London Shoot 12/12/12

I went to London armed with my camera (Casio Ex-F1), an un-tried variable Neutral Density filter and the ubiquitous tripod. Although I didn’t have a strict storyboard to follow, I did have a shot list in mind. In general I was looking for scenes displaying frequent and dynamic movement (human and mechanistic) with moving light being of particular interest (thinking of the delay by luminosity effect). The format would be strictly time lapse for a number of reasons

  • to exaggerate movement
  • to create light trails
  • to obscure faces (to avoid the need for permissions)
  • to enhance abstract qualities

One major concern was to find a location that I could shoot through the falling of dusk, knowing that I would only get one shot at this – short of scheduling a return visit. I had envisaged applying a slit-scan effect with a long delay between a small number of strips to a dusk-fall sequence thus showing the scene simultaneously at radically different stages of light.

To this end I had spent some time using Google maps, image search and in particular Google Street View to figure out exactly where to shoot the dusk sequence. Contenders were Old St roundabout, the roundabout at the Museum of London (next to the Barbican), Piccadilly/Regent Street or Leicester Square. I looked for protected spaces (to minimise the risk of tripod knock) with an uninterrupted view of the subject – ideally a busy West-facing road with good prospects for luminosity variations created by the falling light.

I nearly dismissed Old St roundabout because as London’s up and coming ‘Silicon Roundabout’ it has recently become the subject of much photo/videography and thus a little too much ’roundabout du jour’ for my liking. However, I did spy a promising vantage point  facing the West side of Old St, so thought I would leave this location as a reserve. The Museum of London roundabout, although a great location, didn’t look like it would yield particularly interesting shots. I did find a couple of traffic islands on Regent St which looked quite promising, thinking it would be visually interesting to shoot the dying light across the curve of Regent St dominated by Christmas illuminations. Leicester Square has been the location of recent renovations and I didn’t expect Street View to match up with reality in this case so thought I would leave it until the day to scout out. Although I know London pretty well, Street View and image search really helped me to identify and assess  specific shooting locations.

On the day itself it was very cold (around zero) with freezing fog and a chance of some precipitation forecast. My first port of call was Colchester station where I had planned to shoot a sequence of one of the station clocks. I didn’t quite manage to get the full bleed effect I had hoped for (digits running into one another), but having got a visitor’s pass, took the time to get a few sequences of digits advancing. You can see some bleed in the below image (98 not being expected as a seconds value).


As I arrived at Liverpool Street Station I wondered if it might be possible to shoot inside the actual station, which although not too busy by mid morning, is still a fantastic place to observe human behaviour at any time. Thirty minutes later after some discussion, form-filling and watching of a training video I had myself a station camera pass. This was a fantastic outcome and I shot 4 separate sequences, stills from which are shown below.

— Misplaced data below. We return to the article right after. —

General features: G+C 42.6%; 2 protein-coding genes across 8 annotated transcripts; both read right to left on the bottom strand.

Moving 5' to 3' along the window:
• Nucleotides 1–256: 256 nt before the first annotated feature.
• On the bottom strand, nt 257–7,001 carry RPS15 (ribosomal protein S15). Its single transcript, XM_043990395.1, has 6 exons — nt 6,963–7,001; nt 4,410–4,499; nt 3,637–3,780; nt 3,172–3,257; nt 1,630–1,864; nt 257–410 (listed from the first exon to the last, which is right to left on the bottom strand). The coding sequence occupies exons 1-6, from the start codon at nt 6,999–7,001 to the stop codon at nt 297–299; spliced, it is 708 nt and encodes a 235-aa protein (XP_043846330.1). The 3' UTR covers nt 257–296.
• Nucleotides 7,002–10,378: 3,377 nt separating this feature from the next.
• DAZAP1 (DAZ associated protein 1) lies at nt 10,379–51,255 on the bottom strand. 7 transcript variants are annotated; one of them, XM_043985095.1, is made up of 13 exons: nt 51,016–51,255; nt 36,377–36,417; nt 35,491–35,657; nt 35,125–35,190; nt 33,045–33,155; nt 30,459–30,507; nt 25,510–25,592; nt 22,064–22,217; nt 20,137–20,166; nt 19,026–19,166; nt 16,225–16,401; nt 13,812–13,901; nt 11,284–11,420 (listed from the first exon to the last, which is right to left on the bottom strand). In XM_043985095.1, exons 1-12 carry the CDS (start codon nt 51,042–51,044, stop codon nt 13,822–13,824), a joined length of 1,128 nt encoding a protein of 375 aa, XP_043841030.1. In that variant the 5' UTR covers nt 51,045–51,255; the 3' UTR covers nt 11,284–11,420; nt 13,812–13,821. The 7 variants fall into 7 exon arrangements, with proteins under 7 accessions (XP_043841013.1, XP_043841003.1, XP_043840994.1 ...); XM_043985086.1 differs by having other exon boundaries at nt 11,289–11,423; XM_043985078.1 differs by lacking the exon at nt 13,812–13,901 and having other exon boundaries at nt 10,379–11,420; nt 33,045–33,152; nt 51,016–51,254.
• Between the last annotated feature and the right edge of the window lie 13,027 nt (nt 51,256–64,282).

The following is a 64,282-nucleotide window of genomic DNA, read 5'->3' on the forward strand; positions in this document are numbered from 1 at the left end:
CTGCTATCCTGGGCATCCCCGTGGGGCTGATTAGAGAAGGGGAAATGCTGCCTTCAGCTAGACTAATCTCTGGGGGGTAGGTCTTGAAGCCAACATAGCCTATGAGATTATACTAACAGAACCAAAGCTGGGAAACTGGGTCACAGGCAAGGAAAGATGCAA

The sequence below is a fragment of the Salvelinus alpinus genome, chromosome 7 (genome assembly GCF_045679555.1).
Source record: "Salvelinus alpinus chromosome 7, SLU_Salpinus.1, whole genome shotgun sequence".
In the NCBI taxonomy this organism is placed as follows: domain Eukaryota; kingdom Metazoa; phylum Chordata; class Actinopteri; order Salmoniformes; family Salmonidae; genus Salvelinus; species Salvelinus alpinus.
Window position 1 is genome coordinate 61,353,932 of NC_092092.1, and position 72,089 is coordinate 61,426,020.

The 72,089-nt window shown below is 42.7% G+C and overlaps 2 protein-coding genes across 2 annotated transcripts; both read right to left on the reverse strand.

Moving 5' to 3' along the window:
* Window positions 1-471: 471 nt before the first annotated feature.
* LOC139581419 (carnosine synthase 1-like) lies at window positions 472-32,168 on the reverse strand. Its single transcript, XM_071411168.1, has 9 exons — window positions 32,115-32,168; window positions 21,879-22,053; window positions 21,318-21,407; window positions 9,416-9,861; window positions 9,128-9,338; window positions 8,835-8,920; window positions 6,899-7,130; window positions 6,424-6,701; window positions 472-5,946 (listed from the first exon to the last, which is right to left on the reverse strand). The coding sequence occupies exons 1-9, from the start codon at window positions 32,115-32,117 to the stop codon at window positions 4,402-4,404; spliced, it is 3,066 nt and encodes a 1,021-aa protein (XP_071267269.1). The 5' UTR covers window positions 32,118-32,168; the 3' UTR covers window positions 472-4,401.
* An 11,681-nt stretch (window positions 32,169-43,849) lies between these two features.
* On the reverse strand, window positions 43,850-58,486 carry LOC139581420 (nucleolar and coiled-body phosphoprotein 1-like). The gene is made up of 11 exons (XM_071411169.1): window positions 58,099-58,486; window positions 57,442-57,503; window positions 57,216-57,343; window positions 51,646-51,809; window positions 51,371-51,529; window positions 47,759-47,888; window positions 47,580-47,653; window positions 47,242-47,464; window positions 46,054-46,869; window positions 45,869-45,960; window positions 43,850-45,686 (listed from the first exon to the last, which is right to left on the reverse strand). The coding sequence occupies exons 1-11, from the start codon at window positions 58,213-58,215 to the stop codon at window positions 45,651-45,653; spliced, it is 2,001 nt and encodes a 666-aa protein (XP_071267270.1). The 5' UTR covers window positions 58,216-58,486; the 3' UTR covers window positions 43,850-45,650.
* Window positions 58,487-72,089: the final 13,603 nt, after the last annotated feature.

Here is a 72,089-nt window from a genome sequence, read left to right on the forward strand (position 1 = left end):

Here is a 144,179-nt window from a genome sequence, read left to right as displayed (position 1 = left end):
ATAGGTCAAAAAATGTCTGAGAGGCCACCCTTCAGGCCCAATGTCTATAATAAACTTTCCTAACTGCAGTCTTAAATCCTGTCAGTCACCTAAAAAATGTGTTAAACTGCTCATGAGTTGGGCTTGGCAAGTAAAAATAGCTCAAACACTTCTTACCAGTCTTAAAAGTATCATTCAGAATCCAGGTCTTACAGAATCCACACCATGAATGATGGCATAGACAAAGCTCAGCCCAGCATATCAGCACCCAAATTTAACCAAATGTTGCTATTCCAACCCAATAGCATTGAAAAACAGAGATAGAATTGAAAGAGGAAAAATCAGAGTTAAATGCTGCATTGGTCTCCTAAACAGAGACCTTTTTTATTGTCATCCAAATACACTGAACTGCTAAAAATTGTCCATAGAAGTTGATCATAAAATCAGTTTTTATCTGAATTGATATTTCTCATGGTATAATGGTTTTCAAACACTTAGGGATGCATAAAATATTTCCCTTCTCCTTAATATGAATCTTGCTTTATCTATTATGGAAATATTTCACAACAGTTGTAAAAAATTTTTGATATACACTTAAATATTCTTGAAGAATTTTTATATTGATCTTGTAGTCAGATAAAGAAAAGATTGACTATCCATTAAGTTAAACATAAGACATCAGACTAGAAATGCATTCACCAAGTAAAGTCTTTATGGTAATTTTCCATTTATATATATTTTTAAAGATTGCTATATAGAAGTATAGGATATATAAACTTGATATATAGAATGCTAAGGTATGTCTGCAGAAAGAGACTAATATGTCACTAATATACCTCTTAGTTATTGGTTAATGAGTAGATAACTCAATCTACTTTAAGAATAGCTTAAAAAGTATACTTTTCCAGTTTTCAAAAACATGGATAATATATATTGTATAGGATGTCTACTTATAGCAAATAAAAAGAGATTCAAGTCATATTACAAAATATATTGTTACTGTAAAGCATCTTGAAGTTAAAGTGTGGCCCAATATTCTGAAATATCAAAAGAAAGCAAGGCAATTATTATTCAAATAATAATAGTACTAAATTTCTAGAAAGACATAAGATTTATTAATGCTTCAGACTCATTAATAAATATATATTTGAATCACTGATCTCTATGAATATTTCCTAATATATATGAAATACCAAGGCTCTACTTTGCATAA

The light is fantastic at the station due to the large portions of glass ceiling. In this situation, the Neutral Density (ND) filter proved invaluable in terms of reducing light and increasing exposure times. However – I hadn’t realised that my camera wouldn’t shoot an exposure longer than half a second at this point and this was the first technical limitation I came up against. I had hoped to create more obscurement/movement trails with the ND filter but half a second exposure wasn’t quite producing the desired effect. Knowing that there was no way round this limitation on this particular day, I worked with it and moved round London looking for scenes I could shoot while all the time checking out potential dusk locations.

Trafalgar Square fountain.


Waterloo Bridge and River Thames from Embankment.


Waterloo Bridge.


Leicester Square was no go because of the Hobbit premiere. I ended up shooting the dusk sequence looking up Regent Street, away from the setting sun.


A very happy accident was ending up at Bethnal Green Overland Station after nightfall and shooting moving trains coming in and out of Liverpool Street Station.


The second technical limitation I came up against was memory card space. I hadn’t shot so many sequences in one field trip previously and doing the maths over a mid-morning coffee realised that I would soon run out of memory without the chance to copy the images and wipe the card. I ended up buying a couple of cards on the day, being in London this wasn’t a problem but could have been in other circumstances. I also reduced image capture quality slightly to give myself more headroom. A lesson to be learned. Battery charge was not a problem (although it was a subject I had worried about) despite using the camera frequently throughout the day – continuously shooting stills half a second apart is obviously a lot less battery draining than continuous HD video capture.

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